September 9, 2018 (12:43 AM)

2 min read


Intensity 5 earthquake on the afternoon of September 8, 2018 disrupts all campus activities. The evacuation took place at the Roxas Grounds and Jacinto Gate around 3pm that Saturday. Photo by Maxine Lumbera

The launching of “Haligi ng Harayang Pilipino (Pillars of the Filipino Imagination)”, a travelling exhibit about Gawad ng Manlilikha ng Bayan (GAMABA) national artists organized by the National Commission for Culture and the Arts (NCCA), was interrupted by a strong earthquake at exactly 3:16 PM last Saturday, September 8.

Guests, performers, students, teachers, and some GAMABA awardees present moved outside the Arrupe Hall as the ground started to shake.

Ms. Linda Osman Weaver, one of the T’boli performers who were not able to finish the dance, said she felt dizzy and was shocked.

“Nagstop ako. Pa-exit kami, nag courtship (dance) man kami ni Edgar kanina. Ang lakas-lakas talaga (ng lindol), tumingin ako doon sa taas akala ko bumagsak na iyon, hindi pala. Tumakbo na kami,” she said.

Weaver added they would not be able to continue their performance anymore because they were scheduled to return to Lake Sebu and others to Zamboanga by tomorrow.

“It was unpredictable. The plan of the Office of the President is to continue the launching on Monday during the National Artist Talk. It will be still facilitated by the NCCA and the Office of the President,” Mr. Jesus Montajes, founding director of Ateneo Sidlak Performing Arts Collective (ASPAC), told the Atenews.

All Ateneo performers were not able to perform. They were rescheduled to present on Monday during the said talk where students would be given the chance to have a face-to-face discussion with some of the GAMABA awardees.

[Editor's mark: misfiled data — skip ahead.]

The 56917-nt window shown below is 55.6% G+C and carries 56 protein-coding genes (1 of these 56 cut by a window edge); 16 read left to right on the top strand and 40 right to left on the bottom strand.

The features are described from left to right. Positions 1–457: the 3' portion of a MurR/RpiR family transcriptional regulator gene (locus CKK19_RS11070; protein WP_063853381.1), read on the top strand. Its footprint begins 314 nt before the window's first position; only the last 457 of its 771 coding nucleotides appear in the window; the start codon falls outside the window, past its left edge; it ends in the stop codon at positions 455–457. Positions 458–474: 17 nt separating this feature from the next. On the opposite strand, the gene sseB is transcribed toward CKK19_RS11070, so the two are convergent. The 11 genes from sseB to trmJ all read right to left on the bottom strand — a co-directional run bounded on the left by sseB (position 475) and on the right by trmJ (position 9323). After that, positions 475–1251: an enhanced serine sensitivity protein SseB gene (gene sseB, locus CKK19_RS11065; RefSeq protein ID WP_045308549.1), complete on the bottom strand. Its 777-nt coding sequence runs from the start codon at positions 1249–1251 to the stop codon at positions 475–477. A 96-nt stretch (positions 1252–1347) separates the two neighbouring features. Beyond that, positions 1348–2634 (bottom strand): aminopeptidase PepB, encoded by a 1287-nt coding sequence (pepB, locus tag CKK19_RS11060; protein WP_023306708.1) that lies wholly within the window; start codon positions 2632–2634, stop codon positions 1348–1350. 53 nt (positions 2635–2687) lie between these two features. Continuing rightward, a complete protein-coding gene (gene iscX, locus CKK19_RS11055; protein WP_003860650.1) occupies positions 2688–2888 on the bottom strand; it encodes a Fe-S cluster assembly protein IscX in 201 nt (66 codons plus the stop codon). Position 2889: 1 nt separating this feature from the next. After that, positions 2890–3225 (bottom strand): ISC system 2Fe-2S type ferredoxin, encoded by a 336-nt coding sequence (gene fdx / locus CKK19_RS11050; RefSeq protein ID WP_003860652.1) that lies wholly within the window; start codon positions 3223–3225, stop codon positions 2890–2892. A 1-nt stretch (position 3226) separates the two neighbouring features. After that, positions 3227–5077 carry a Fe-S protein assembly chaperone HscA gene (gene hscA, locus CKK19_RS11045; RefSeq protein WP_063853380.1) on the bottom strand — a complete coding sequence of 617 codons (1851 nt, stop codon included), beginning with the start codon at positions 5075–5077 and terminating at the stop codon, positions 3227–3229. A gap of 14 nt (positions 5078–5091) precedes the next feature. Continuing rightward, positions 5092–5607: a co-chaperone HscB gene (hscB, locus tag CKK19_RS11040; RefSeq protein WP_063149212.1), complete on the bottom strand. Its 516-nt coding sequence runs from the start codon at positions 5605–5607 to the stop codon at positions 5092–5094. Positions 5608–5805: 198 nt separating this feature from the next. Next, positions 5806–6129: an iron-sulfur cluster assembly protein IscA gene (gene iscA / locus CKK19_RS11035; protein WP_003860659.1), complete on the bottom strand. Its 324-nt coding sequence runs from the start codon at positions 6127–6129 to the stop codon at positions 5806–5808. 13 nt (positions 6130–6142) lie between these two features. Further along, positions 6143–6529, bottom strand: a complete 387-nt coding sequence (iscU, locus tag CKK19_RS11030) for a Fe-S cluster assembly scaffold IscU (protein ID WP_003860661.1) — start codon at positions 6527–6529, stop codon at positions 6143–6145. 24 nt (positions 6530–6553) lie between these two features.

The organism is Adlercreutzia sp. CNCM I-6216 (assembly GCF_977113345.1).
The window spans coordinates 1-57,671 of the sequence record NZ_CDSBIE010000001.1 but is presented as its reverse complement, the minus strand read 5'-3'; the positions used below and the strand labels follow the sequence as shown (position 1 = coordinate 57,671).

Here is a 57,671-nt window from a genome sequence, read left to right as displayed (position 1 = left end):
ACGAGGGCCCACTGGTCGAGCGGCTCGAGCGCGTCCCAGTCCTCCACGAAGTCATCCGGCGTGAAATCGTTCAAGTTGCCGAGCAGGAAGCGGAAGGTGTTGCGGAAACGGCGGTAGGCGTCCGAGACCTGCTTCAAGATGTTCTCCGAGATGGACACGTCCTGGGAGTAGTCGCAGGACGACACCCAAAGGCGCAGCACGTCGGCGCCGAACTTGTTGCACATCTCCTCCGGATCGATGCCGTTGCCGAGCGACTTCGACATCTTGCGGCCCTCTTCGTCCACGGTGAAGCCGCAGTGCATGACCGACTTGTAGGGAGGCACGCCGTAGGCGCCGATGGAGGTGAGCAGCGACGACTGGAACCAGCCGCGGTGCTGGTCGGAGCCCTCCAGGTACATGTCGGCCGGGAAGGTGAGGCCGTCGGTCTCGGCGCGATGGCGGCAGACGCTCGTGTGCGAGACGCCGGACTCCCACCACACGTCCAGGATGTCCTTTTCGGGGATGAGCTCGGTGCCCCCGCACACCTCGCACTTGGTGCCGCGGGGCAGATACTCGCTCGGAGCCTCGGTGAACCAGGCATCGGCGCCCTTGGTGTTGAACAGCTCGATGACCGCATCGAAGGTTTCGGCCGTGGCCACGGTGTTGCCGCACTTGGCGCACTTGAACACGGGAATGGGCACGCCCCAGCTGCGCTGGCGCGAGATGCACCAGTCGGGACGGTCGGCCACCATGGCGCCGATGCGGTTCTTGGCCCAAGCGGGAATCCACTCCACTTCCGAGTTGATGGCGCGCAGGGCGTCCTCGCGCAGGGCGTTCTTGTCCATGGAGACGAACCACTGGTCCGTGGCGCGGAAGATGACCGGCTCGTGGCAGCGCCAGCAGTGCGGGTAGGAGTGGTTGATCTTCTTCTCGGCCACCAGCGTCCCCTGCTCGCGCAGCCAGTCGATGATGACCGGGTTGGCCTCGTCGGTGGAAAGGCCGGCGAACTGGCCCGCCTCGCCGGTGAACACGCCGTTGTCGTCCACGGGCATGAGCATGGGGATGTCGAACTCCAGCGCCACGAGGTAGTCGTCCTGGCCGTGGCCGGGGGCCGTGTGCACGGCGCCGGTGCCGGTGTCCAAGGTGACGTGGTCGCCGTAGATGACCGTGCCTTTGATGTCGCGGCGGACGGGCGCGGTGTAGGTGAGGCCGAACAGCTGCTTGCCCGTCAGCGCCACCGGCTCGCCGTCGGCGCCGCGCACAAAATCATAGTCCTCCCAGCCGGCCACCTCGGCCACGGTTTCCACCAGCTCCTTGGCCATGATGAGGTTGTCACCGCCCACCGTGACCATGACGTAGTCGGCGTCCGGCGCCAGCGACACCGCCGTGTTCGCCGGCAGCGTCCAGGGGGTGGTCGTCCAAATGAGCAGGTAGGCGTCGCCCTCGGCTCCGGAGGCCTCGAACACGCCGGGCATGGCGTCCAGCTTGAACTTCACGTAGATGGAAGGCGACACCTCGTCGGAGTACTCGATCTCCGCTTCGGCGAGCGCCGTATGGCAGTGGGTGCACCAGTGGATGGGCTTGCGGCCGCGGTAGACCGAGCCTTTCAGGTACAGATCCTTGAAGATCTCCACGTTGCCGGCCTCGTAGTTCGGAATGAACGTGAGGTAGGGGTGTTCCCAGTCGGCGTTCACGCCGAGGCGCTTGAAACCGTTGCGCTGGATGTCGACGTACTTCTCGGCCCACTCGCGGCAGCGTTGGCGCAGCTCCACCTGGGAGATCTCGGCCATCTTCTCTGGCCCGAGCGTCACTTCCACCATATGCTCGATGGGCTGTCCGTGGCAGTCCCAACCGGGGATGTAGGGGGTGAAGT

The earthquake was measured to have a 6.4 magnitude according to the Philippine Institute of Volcanology and Seismology (Phivolcs). Intensity 5 was felt in Davao and Mati.

Meanwhile, students undergoing PE classes at the Martin Hall rushed down the stairs and flocked in front of the Bellarmine Hall and Jubilee Building.

“Ang ceiling fan kay kusog kaayo bitaw ug labyog pati tung lights didto sa taas,” a first year Psychology student said.

Erol Ceniza Jr., an International Studies student, swung his arms, noting the ceiling fans already resembled swinging pendulums.

“Imong madunggan nalang jud sa taas (Martin Hall) no kay ‘Lord, Lord, Lord’,” he said.

During the launching of the art exhibit, University President Fr. Joel Tabora explained in his opening remarks that art is not always as expected.

“Sometimes art is dark, disturbing, and distressing. Depicting experience truth as it shocks and criticizes. As truth is not always beautiful, so is art, not always beautiful,” he said.

End the silence of the gagged!

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